As you might recall from my previous post on the subject, Plas Mostyn was an interesting Renaissance house that was for many years the largest in Brymbo township, if not the most prestigious.

Built, most probably, sometime in the early 17th century, it took its name from a branch of the landowning Mostyn family of Flintshire, who had owned it ever since Archdeacon William Mostyn purchased the estate around in 1640. With the death of his son Roger Mostyn in the early 18th century, the house itself ceased to be a main residence of the Mostyns and became a tenanted farm, perhaps with increasingly large proportions of its land given over to small-scale coal mining.

The old farmstead at Plas Mostyn Bach, from the footpath between Talwrn and Pentresaeson.

These days there are in fact two farms in Brymbo called Plas Mostyn: Plas Mostyn Mawr, which occupies the hilltop site of William Mostyn’s original mansion, and Plas Mostyn Bach (“Little Mostyn Hall”) which lies to the west, in the valley of the Gwenfro near Pentresaeson. The latter is probably fairly old as well, as on the hearth tax returns of circa 1670 Mostyn is rated for two houses, one larger and one smaller, which could be the main family home and a farmstead for the tenant who would have farmed the estate. Towards the close of the 17th century Roger Mostyn’s “lower house” was rated to an Ellis Allington, perhaps one of the Allingtons of Gresford, yeomen who traced their ancestry back to Welsh nobility. Although Plas Mostyn Bach now has a modern farmhouse, the stone farmstead, built in the old Welsh longhouse pattern, still stands although it has not been occupied for many years.

Up the hill at the main house, the farm passed through the hands of a number of tenant farmers. The first of these was Edward Parry, who died in October 1766, and was followed as tenant by the Rogers family. John Rogers, yeoman, who made a will in 1779 “desirous that unity peace and concord may be continued amongst my children and my loving wife“, describes himself as “of Plas Mostyn”, as does a Thomas Rogers whose will is dated 1815 (Thomas is almost certainly the son of John Rogers, who mentions sons called Robert and Thomas). John Rogers’ will also mentions his “lease under John Humberston Cawley, Esq“, presumably referencing other land he farmed. Humberston Cawley, who lived at Upper Gwersyllt, was a distant relative of the Robinsons of Gwersyllt and had inherited parts of their estate (one possible candidate for this land is the small farm known as Penrhos north of Plas Mostyn, which Humberston Cawley seems to have owned in this period). The main Plas Mostyn estate was  rated to a William Mostyn in 1783, according to Alfred Palmer. Rogers would have had a change of landlord at some point, however, as it was in the hands of Roger Kenyon of Cefn Park by 1787.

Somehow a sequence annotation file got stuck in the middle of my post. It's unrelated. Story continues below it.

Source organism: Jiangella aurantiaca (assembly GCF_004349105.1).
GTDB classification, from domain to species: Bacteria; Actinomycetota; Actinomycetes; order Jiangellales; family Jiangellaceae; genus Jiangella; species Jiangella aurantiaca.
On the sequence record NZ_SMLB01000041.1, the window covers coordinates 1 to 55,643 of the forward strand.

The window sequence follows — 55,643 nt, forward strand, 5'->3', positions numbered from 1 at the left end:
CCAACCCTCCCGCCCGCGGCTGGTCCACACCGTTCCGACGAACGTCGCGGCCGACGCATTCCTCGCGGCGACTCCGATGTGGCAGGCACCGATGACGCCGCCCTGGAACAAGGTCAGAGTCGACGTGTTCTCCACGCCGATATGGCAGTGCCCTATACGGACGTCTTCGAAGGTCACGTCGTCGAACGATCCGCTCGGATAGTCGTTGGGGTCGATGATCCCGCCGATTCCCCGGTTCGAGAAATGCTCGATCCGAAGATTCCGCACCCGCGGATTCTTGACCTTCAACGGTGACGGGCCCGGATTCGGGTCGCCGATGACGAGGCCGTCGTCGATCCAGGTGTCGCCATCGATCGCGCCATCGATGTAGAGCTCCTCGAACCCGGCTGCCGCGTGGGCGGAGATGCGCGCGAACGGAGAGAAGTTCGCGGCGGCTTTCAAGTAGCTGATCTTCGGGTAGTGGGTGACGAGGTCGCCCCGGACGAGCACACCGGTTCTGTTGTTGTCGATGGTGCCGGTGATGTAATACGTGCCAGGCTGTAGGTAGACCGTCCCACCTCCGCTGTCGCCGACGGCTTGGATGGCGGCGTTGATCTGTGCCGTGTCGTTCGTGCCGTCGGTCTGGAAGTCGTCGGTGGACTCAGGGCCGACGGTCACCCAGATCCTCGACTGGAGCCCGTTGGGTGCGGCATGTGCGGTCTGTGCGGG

Kenyon was a well-connected lawyer from a family of the Shropshire-Maelor borderlands –  a younger brother of Lloyd Kenyon, later Baron Kenyon, Master of the Rolls and Lord Chief Justice of England. Unsurprisingly for a member of a legal family, one of Roger’s main pursuits seems to have been collecting old deeds and documents of interest in the area, all of which (including the deeds to Brymbo Hall) went up in smoke in 1794 in a fire at Cefn Park. At least some of his money may have come from mining leases or interests, though: it was during Kenyon’s ownership of the estate, which coincided with the time John Wilkinson was developing his ironworks and other industries in Brymbo, that the number of coal pits in the area increased substantially; the Plas Mostyn colliery was sunk around 1800, and ironstone was also to be found on the estate.

The Kenyons’ possession of Plas Mostyn ended in 1845 in the familiar Chancery tangle. It was sold, in pursuance of a decree of court, in 1847 for £7,000 (about £471,000 in today’s money using RPI, or in the region of £5 million in terms of average earnings) and acquired by John Burton, a Minera-based industrialist who was quietly buying up many of the area’s mining properties.

While miners worked under its fields, the original farm was still working in the hands of its tenants. As noted above, Thomas Rogers died in 1815, leaving everything to his wife Margaret. His own son, another Thomas, was later recorded as occupying Cefn y Maes, a small farm at Maes Maelor, high on the moor in the furthest corner of Brymbo township. Down at Plas Mostyn, the tenant for much of the latter half of the 19th century was John Parry, whose name appears regularly in the area’s newspaper of record, the Wrexham Advertiser: taking part in ploughing contests, inserting a “found” notice for a collie, or relating a story about a chicken hitching a lift beneath his milk-cart on its rounds. Parry’s obituary notice appeared in 1892, and the farm was subsequently taken over by John Wynne. Wynne, described in a 1908 newspaper article as “still hale and hearty at the age of 79”, was the last to live in Archdeacon Mostyn’s old house. Despite the great affection he apparently had for the old building, it was becoming steadily more unsafe and impractical, and he built a new house nearby around the turn of the century, using the old house as a store-room. Wynne bought the estate outright from the Burtons in 1920, and the elderly patriarch was to split it amongst his sons, Walter and Peter, who took over Plas Mostyn Mawr and Plas Mostyn Bach, while another brother took over the farm at Pentre-Fron just down the hill to the south.

The old house at Plas Mostyn, becoming gradually more derelict, was eventually demolished in around 1963, after standing on its hilltop for over 300 years.